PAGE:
Nevertheless, the China is not simply displaying its military capabilities to bully Taiwan into submission. It is testing Taiwanese responses to major military incursions by simulating possible wartime measures. China’s transit of a carrier strike group through the Miyako Strait in April gauged Taiwanese willingness to defend the island’s best link to Japan, and U.S. regional defenses more broadly; mixing strike packages in the spring and summer probed Taiwan’s reactions to Chinese attacks from different directions.

Taiwan has a well-trained military, particularly in the air, but it operates older aircraft like the F-5 Tiger along with more modern F-16 Fighting Falcons. Its F-5s and Indigenous Defense Fighters provide needed numbers in a confrontation — and in air combat between evenly matched adversaries, concentration is decisive — but China’s more modern airframes threaten all Taiwanese combat aircraft apart from the F-16s. Moreover, China’s air-superiority fighters are supported by long-range Chinese bombers and purpose-built strike aircraft, naval aviation, and ship- or shore-launched missiles. By contrast, Taiwanese reserves are fixed; its ground and naval forces would be hard pressed to make up for aerial inferiority.

But conquering and occupying Taiwan will not be easy.  Despite the aerial advantages, destroying Taiwan’s air force would require significant resources; Taiwan’s anti-air and anti-ship missiles still pose a threat to Chinese forces, notwithstanding a possible Chinese victory in the air. Taiwan-based missiles can target a range of major Chinese ports; cargo shipping bound for Eastern China is also vulnerable to attack. One of China’s primary aerial transport arteries runs along the Taiwan Strait — and a surviving Taiwan obstructs China from transferring forces by sea between the Northeast and Southwest, hampering China’s ability to respond to multiple regional contingencies.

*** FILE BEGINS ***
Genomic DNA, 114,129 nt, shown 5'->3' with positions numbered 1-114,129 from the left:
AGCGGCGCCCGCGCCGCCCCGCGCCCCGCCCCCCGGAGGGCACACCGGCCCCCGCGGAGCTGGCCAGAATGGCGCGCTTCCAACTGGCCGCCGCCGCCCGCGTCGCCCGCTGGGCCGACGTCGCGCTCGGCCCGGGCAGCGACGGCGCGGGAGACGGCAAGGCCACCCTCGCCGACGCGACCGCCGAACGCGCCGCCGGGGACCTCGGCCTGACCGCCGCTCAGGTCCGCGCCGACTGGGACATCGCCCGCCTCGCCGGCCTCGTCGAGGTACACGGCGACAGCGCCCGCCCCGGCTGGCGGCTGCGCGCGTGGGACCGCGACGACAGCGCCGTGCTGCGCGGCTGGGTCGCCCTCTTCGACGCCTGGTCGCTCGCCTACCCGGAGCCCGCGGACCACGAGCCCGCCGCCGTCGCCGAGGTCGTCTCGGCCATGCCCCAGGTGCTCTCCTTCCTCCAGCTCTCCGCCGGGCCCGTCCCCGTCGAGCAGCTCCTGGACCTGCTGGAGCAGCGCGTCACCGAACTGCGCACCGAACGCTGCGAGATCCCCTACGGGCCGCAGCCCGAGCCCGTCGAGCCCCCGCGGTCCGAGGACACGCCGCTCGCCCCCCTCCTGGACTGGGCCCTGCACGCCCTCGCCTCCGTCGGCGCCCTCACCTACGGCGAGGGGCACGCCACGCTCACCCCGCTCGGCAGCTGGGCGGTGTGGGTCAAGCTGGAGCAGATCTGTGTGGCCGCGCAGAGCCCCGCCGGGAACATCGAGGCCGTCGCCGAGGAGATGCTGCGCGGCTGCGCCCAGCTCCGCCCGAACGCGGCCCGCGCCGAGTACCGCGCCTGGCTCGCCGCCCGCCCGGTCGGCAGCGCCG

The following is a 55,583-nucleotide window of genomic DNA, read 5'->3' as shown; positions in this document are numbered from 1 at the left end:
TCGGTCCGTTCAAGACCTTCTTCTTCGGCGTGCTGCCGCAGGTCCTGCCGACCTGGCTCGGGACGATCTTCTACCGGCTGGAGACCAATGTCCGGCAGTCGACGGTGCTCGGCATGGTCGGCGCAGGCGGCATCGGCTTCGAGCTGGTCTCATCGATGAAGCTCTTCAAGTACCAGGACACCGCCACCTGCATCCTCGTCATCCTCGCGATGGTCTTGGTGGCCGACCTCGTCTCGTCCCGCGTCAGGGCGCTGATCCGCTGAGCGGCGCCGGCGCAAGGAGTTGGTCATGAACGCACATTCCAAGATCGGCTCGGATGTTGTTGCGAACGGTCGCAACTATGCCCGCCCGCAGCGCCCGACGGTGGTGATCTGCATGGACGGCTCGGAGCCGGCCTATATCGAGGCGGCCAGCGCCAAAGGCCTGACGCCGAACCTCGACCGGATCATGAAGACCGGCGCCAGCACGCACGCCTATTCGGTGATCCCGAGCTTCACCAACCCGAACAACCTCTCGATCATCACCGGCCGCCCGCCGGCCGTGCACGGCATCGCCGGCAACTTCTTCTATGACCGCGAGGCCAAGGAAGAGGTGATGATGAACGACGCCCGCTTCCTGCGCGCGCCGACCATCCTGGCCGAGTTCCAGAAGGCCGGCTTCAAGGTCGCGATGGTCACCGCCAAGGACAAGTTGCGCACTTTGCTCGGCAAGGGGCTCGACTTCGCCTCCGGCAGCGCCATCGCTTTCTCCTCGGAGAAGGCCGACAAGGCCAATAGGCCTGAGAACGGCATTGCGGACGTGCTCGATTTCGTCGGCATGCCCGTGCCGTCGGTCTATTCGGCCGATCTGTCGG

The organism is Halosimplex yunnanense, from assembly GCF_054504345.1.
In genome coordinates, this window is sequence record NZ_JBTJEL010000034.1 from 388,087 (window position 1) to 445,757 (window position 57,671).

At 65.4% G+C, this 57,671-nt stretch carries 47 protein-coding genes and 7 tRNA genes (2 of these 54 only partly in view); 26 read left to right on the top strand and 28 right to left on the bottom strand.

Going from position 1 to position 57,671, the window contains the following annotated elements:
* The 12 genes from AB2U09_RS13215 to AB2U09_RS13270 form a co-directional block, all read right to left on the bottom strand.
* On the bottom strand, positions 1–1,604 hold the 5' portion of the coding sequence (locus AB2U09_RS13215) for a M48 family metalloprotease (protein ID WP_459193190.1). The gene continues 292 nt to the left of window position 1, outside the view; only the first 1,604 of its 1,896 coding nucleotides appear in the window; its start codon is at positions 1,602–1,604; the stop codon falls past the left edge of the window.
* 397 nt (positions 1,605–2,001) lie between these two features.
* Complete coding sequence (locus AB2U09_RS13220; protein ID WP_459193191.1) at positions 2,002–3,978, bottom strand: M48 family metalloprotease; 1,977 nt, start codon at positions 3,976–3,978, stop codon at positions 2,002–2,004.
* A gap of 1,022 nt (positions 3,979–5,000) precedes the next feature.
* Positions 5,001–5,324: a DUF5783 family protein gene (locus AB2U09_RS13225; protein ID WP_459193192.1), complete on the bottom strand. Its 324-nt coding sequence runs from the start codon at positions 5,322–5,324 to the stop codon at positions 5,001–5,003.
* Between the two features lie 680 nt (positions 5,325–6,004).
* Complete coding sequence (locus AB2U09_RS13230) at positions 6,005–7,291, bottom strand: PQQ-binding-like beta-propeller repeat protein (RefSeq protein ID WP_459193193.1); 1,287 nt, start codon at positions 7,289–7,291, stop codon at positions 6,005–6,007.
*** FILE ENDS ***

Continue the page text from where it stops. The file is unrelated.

All this points toward two conclusions. First, China may be able to gain air supremacy if Taiwan is not supported in a conflict, but this will not eliminate the strategic threat Taiwan poses. Second, neutralizing Taiwan will require an amphibious assault, a large-scale ground campaign, and subsequent occupation.

Time is essential in a conflict. The longer it drags on — the longer Taiwan can resist — the higher the likelihood that another regional actor will interpret a local Chinese action as a prelude to another first-strike. More important, every additional hour that Taiwan resists increases the likelihood of an American-coordinated intervention.

American intervention is China’s greatest fear. China requires access to overseas markets and resources to survive and is dependent upon the South and East China Seas’ maritime routes. America’s global position allows it to disrupt any maritime transport to and from mainland China by controlling critical chokepoints — the Strait of Hormuz and Bab-el-Mandeb in the Arabian Sea, the Straits of Malacca and Lombok in the Indian Ocean.